Only have a minute? Listen instead
U.S. Rep. Vicente Gonzalez on July 18 sent a letter to U.S. Customs and Border Protection Acting Director Troy Miller asking him to address what Gonzalez says is an intermittent but recurring issue of excessive wait times at land ports-of-entry in Brownsville.
Gonzalez told the Brownsville Herald that the letter was in response to recent reports from constituents about long wait times — as much as six hours at the B&M International Bridge, Veterans International Bridge at Los Tomates and also the Free Trade International Bridge at Los Indios, he said.
Gonzalez wrote to Miller that he had also heard reports that only one or two General and Ready lanes had been open in recent days at the Gateway International Bridge downtown, “causing hours of traffic delays.”
Not only is it dangerous for people to have to wait for hours in record heat, it slows down commerce, he said, noting that Veterans and Los Indios account for $10.5 billion in cross-border trade each year. In fact, most of the constituents he’s been hearing from are owners of logistics firms and other companies that deal in cross-border shipping, Gonzalez said.
“They’re the first ones you hear from,” he said. “It’s all developed in the last few days, but it happens intermittently all the time. That’s why we thought, OK, we need to get the commissioner involved and say what can we do to make sure the bridges in our region have enough agents, that they’re manned well enough that we’re not going to have problems.”
In the letter to Miller, Gonzalez wrote that “long wait times have an immediate economic impact on local communities, cause delays in our supply chains, and affect thousands of cross-border workers and students who live in Mexico and work and study in the Rio Grande Valley. The efficient flow of cross-border travel and international trade is critical to the state of Texas and our nation’s economic stability.”
Gonzalez said it’s too early to have received a response.
“At the end of the day, we have an agent shortage because they can’t train enough fast enough,” he said. “That’s just an ongoing problem. We have a recruitment issue, and it trickles all the way down. What they’re telling us they just don’t have enough agents.”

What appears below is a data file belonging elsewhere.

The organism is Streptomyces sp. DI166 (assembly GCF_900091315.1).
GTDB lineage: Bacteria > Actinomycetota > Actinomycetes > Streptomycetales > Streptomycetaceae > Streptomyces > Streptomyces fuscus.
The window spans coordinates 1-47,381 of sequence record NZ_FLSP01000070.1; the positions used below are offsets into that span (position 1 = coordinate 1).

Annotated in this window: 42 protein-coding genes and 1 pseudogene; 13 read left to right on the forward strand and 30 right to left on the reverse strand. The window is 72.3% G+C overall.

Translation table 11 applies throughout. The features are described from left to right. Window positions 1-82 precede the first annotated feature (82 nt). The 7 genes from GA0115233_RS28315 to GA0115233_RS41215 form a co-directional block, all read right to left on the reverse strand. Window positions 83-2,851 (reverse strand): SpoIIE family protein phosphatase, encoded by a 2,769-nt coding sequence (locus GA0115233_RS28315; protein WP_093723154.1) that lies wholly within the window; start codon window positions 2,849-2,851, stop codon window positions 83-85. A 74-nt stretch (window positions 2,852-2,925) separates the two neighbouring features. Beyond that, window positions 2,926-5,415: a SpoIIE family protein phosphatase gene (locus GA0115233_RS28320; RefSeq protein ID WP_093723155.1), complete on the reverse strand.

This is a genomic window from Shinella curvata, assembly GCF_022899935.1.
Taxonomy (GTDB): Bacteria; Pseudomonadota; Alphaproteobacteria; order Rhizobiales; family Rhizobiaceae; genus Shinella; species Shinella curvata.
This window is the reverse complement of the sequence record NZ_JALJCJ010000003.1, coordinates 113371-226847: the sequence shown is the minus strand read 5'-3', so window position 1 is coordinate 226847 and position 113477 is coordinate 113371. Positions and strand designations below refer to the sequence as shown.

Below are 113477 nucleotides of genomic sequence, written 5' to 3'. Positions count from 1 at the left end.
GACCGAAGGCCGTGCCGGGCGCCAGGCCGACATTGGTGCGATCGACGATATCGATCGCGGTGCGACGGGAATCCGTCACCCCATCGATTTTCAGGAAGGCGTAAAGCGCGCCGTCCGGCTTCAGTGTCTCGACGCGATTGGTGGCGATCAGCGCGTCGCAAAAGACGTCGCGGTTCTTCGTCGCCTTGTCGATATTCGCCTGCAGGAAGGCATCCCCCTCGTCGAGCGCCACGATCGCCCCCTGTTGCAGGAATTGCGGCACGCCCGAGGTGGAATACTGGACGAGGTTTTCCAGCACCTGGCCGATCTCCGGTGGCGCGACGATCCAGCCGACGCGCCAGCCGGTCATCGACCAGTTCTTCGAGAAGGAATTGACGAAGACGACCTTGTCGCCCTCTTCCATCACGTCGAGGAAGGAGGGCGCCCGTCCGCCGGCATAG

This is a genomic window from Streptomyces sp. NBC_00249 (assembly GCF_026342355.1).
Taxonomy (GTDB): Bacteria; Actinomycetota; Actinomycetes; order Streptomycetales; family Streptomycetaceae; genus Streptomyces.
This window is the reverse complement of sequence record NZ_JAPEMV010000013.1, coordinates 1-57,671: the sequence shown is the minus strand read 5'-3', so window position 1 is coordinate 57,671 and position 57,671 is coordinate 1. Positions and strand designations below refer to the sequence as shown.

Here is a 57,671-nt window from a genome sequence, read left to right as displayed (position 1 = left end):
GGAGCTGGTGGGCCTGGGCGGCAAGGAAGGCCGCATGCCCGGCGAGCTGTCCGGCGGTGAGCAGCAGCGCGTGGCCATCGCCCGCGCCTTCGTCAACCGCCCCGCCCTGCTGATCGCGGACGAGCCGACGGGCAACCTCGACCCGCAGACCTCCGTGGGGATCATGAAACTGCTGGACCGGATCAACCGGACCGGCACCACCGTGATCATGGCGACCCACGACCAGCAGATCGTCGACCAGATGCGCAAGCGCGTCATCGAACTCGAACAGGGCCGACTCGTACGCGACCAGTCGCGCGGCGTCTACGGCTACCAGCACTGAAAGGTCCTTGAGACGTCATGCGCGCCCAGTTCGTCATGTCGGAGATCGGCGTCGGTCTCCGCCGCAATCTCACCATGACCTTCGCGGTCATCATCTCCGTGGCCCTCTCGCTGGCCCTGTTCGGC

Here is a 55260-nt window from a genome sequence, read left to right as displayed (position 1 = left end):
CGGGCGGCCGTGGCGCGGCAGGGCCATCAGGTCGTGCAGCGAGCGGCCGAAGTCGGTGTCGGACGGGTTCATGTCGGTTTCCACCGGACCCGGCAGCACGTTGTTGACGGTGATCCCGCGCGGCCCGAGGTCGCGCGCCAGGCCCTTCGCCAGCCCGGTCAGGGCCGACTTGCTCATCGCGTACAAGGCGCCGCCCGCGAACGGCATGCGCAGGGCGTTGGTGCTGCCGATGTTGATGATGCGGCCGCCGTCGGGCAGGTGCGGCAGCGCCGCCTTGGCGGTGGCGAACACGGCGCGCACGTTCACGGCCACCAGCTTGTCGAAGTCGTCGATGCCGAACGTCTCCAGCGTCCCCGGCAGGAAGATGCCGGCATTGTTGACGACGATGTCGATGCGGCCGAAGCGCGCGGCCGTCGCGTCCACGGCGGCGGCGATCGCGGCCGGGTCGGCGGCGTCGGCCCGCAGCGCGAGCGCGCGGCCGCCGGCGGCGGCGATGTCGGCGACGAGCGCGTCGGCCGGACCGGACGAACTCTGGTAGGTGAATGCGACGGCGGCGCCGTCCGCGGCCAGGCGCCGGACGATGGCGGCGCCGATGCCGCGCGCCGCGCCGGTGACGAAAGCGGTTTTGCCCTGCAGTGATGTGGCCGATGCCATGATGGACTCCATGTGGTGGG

Gonzalez said he’s hoping for relief through a CBP program called the National Reassignment Opportunity Bulletin.
“It moves CBP officers around to places where they need them, and we’re hoping that they can move agents to our area,” he said. “Sometimes one area gets busier than others. Right now clearly we have a problem.”
Gonzalez said he thinks some areas on the U.S.-Canada border may have more CBP agents than they need.
At any rate, he wrote Miller that he’s ready to work with him and CBP to resolve the problem and strongly urged him to “implement effective measures to facilitate an orderly flow of traffic promptly.”
“Whatever resources they need, then let us know. How can we be helpful?” Gonzalez told the Herald. “I’m not blaming anyone. There’s a problem, right? What do we need to do to fix it, is what I’m asking. We need to fix this permanently.”
In the letter to Miller, he pointed out that excessive wait times not only affect trade and people’s ability to get to where they’re going quickly, they also affect “the health and well-being of travelers, including children, families, and the elderly, who are unable to use restrooms or stop for water and food.”
“Waiting for hours in record-high temperatures is a significant threat to the health of travelers,” Gonzalez wrote.
He said he took concerns straight to the top of CPB because it’s only at that level that the problem can be resolved, he said.
“I don’t think it’s anything that a port director can fix,” Gonzalez said.
In a statement the agency sent to the Herald in response to a request for comment, CBP said it “continues to experience heavy weekend passenger traffic during the summer at Brownsville Port of Entry and wait times were higher than normal. CBP continues to monitor traffic flows, make adjustments as necessary and traffic has returned to normal levels.”